Sylvia Ramsey: Author uses bladder cancer diagnosis to comfort patients

By KASHAELA DANE BARBER

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More than 20 years ago, Sylvia L. Ramsey was diagnosed with bladder cancer.

After noting her coworkers’ oblivion and the lack of support and acknowledgement of this specific cancer, Ramsey went on a hunt for support and comfort elsewhere.

Online, Ramsey found herself in ‘Glenna’s Garden’, a chat room interacting with others battling cancer. It was there she met a man with stage IV cancer who inspired her to start an online support group, specifically for bladder cancer support.

“I knew people with access to the Internet were in search of support and others with the same stories,” said Ramsey. “I had hopes that someday there would be something like the breast cancer awareness group for bladder cancer or a national organization. It didn’t take long. ”

Let the Journey Begin

Born the first and only child to middle-aged parents, Ramsey grew up with a love of teaching, writing and expressing herself through poetry. By the age of 12 she was being published monthly and receiving money for her stories. While teaching high school she entered a contest and had her first poem published in Amherst Society Journal, the same journal her future granddaughter would publish her first poem.

Sylvia Ramsey (right) with her husband (left) at a bladder cancer event. Photo by Kashaela Barber.
Sylvia Ramsey (right) with her husband (left) at a bladder cancer event. Photo by Kashaela Barber.

Ramsey returned to school to pursue a degree in communication at Southeast Missouri State University in her mid-20s. She later created and became the first director of a theatre program at a high school where she taught.

She was one of the first women to host a radio show in the 1960s, a caregiver to her former abusive husband who was diagnosed with COPD (chronic obstructive pulmonary disease) and one of the people who helped launch the American Bladder Cancer Society.

On the same day her then husband was diagnosed with prostate cancer, Ramsey received terrifying news. She was told that the urinary tract infection she had been receiving more than a year’s worth of treatment wasn’t a UTI. It was, in fact, bladder cancer.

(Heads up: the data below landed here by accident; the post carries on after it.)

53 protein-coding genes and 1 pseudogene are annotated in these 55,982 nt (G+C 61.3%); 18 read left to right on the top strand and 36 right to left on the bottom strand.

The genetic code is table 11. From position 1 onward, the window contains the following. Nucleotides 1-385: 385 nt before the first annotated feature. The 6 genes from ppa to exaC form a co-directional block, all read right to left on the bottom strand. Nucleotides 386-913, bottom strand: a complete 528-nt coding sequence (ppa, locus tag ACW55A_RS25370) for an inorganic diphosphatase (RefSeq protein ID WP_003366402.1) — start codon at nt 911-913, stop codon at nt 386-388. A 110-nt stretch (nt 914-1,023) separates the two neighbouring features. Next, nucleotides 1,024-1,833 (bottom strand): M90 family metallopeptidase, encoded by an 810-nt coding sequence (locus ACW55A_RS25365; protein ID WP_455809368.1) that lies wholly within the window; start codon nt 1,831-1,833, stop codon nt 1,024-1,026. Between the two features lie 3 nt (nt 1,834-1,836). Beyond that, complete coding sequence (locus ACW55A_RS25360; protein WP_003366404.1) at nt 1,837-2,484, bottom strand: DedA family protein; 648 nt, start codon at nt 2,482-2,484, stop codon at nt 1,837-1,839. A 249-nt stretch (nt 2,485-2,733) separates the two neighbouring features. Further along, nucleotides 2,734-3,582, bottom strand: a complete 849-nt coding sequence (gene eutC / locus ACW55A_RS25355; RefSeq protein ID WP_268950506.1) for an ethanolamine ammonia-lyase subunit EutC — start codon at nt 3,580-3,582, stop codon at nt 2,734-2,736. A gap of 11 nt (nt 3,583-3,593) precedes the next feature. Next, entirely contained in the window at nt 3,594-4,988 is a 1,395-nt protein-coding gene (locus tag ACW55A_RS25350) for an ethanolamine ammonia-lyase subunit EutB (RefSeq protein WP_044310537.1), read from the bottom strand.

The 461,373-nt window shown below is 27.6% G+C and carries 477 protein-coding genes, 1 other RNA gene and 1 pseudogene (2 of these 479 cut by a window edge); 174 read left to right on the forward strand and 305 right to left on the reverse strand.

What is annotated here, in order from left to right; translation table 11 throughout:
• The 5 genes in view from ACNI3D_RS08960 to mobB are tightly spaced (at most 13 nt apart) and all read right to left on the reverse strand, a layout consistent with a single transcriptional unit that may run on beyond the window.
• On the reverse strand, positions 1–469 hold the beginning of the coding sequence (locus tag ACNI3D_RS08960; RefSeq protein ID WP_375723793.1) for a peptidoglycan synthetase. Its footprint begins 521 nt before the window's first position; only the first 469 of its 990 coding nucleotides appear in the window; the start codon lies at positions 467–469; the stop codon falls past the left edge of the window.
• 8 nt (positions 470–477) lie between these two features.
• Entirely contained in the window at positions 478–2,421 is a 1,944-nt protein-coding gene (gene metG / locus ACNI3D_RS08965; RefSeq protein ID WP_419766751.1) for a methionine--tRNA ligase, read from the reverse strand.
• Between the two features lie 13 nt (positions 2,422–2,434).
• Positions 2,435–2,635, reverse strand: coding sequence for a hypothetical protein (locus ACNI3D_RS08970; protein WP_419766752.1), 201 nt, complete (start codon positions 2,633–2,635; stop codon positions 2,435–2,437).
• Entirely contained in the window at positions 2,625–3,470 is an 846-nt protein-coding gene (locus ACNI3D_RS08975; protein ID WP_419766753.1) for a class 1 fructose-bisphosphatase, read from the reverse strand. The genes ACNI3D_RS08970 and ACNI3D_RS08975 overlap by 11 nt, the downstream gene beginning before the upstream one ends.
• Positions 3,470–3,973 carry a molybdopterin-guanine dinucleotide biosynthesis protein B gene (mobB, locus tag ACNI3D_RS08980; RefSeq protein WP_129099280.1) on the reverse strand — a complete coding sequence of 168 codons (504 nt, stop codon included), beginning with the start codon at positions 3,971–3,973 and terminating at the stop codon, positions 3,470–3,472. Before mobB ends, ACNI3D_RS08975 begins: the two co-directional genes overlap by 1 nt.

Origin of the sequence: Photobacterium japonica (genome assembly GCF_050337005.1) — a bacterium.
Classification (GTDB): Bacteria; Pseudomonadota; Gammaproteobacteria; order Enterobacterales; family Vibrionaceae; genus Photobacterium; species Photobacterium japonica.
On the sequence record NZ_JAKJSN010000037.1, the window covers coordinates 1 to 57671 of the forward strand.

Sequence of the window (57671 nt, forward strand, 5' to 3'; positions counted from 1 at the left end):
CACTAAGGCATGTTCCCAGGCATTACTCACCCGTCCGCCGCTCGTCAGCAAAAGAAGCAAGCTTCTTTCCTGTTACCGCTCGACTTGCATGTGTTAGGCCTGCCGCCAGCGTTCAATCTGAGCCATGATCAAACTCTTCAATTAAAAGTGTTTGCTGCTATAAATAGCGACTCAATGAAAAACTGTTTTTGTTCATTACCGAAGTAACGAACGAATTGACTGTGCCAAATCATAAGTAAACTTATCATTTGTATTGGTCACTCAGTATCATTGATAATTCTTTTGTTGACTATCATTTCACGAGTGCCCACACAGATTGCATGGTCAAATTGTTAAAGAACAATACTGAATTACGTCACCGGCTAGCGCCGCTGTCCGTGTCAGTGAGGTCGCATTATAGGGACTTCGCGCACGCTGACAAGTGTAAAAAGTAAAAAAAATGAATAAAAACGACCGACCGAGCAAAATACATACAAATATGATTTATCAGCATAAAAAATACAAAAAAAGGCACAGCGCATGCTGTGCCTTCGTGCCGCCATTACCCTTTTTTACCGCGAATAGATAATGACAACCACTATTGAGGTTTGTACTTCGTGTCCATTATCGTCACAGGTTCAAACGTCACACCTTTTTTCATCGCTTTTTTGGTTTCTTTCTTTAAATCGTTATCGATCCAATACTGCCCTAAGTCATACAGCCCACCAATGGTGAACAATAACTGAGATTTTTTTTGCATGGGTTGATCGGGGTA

At the time of her diagnosis, Ramsey was the sole provider and caregiver to her husband who also suffered from COPD, along with other health complications.

Returning to work, the newly diagnosed woman received little support. Ramsey wrote in her book “Traveling A Rocky Road with Love Faith and Guts” that her coworkers began avoiding her. She explained her family and friends’ avoidance as acting like her diagnosis was a shameful dark secret. Her secretary was the only one who was there for her ‘all the way’.

With doctors’ lack of knowledge and people’s lack of support, Ramsey started to surf the Internet for bladder cancer information. She knew that there were people out there going through the same situation, and she wanted to comfort them and be comforted.

After little luck with finding such people and statistics for women with bladder cancer, she decided it was time to create an online group for women. However, there would be a delay.

The company Ramsey worked for at the time downsized. She was jobless, taking care of her sick husband and herself, stuck with plenty of doctor’s bills, medicine costs, and no insurance.

While she could have given up, Ramsey began more research on her disease and her husband’s COPD. She continued to write poetry, and even compromised her health needs. Ramsey even launched a mid-50s job search.

Back On Track

Just after starting her new job at a college in Augusta, Ga., she began working on a website for bladder cancer and involving herself in an online support group based in Europe. People started finding this support group and reaching out to Ramsey for understanding and questions of concern. It was then she realized she had something going and wanted to do all she could to raise awareness.

The professor and survivor would recite her poems she wrote about bladder cancer anywhere she could. Once approached to publish her poems, she didn’t hesitate. Her first published book, “Pulse Points of a Woman’s World” was published in 2004 and a portion of the money made from sales was used to help bring awareness to bladder cancer.

During this time, Ramsey met Cynthia Kinsella, another woman diagnosed with bladder cancer. Together, the two women shared stories, similarities, and ideas of forming a national organization to help those living with bladder cancer and awareness. Working together the American Bladder Cancer Society became a reality in 2008.

Though she is now retired from teaching, Ramsey continues to research bladder cancer.

“I love to research. I think everyone needs to do more research, patients and doctors. Patients need to research to understand what is going on with their bodies and doctors need to in order to help patients understand. Lack of research and knowledge is why I believe I was misdiagnosed.”

Ramsey also continues to write and her work still has an impact today.

“She’s always so positive and a great professor,” said Marcea Margatin, a former student of Ramsey. “I would have never guessed she had bladder cancer by looking at her nor known about it had I not met her.”

When asked if she had any words for those who might read this or have bladder cancer, Ramsey answered with a smile.

“To anyone facing bladder cancer, I would say you have to stay positive,” she said. “I agree with Reba McEntire. You need three things to succeed: a wishbone, backbone and a funny bone.”

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